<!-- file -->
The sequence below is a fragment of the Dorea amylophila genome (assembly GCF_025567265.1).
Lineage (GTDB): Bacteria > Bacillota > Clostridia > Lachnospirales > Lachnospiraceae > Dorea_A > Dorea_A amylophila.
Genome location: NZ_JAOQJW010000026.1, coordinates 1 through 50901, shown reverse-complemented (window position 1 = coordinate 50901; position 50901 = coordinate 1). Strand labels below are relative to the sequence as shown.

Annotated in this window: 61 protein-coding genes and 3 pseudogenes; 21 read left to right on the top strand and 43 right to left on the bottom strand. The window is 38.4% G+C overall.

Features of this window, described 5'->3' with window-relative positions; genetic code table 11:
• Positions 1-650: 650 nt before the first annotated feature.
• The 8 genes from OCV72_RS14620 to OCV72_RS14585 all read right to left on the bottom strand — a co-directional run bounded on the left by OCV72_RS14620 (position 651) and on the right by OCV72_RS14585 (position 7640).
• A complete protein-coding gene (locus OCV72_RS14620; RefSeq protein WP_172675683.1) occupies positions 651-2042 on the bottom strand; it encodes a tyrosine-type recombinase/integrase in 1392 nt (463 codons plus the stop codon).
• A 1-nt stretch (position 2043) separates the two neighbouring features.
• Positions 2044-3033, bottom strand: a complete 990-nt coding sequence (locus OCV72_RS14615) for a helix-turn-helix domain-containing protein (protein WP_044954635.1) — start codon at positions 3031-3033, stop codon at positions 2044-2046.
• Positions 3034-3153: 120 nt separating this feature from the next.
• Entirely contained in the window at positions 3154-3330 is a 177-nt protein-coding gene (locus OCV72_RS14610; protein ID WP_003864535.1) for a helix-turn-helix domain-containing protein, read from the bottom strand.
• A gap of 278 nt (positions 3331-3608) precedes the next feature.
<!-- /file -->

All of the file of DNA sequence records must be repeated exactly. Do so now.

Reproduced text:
The sequence below is a fragment of the Dorea amylophila genome (assembly GCF_025567265.1).
Lineage (GTDB): Bacteria > Bacillota > Clostridia > Lachnospirales > Lachnospiraceae > Dorea_A > Dorea_A amylophila.
Genome location: NZ_JAOQJW010000026.1, coordinates 1 through 50901, shown reverse-complemented (window position 1 = coordinate 50901; position 50901 = coordinate 1). Strand labels below are relative to the sequence as shown.

Annotated in this window: 61 protein-coding genes and 3 pseudogenes; 21 read left to right on the top strand and 43 right to left on the bottom strand. The window is 38.4% G+C overall.

Features of this window, described 5'->3' with window-relative positions; genetic code table 11:
• Positions 1-650: 650 nt before the first annotated feature.
• The 8 genes from OCV72_RS14620 to OCV72_RS14585 all read right to left on the bottom strand — a co-directional run bounded on the left by OCV72_RS14620 (position 651) and on the right by OCV72_RS14585 (position 7640).
• A complete protein-coding gene (locus OCV72_RS14620; RefSeq protein WP_172675683.1) occupies positions 651-2042 on the bottom strand; it encodes a tyrosine-type recombinase/integrase in 1392 nt (463 codons plus the stop codon).
• A 1-nt stretch (position 2043) separates the two neighbouring features.
• Positions 2044-3033, bottom strand: a complete 990-nt coding sequence (locus OCV72_RS14615) for a helix-turn-helix domain-containing protein (protein WP_044954635.1) — start codon at positions 3031-3033, stop codon at positions 2044-2046.
• Positions 3034-3153: 120 nt separating this feature from the next.
• Entirely contained in the window at positions 3154-3330 is a 177-nt protein-coding gene (locus OCV72_RS14610; protein ID WP_003864535.1) for a helix-turn-helix domain-containing protein, read from the bottom strand.
• A gap of 278 nt (positions 3331-3608) precedes the next feature.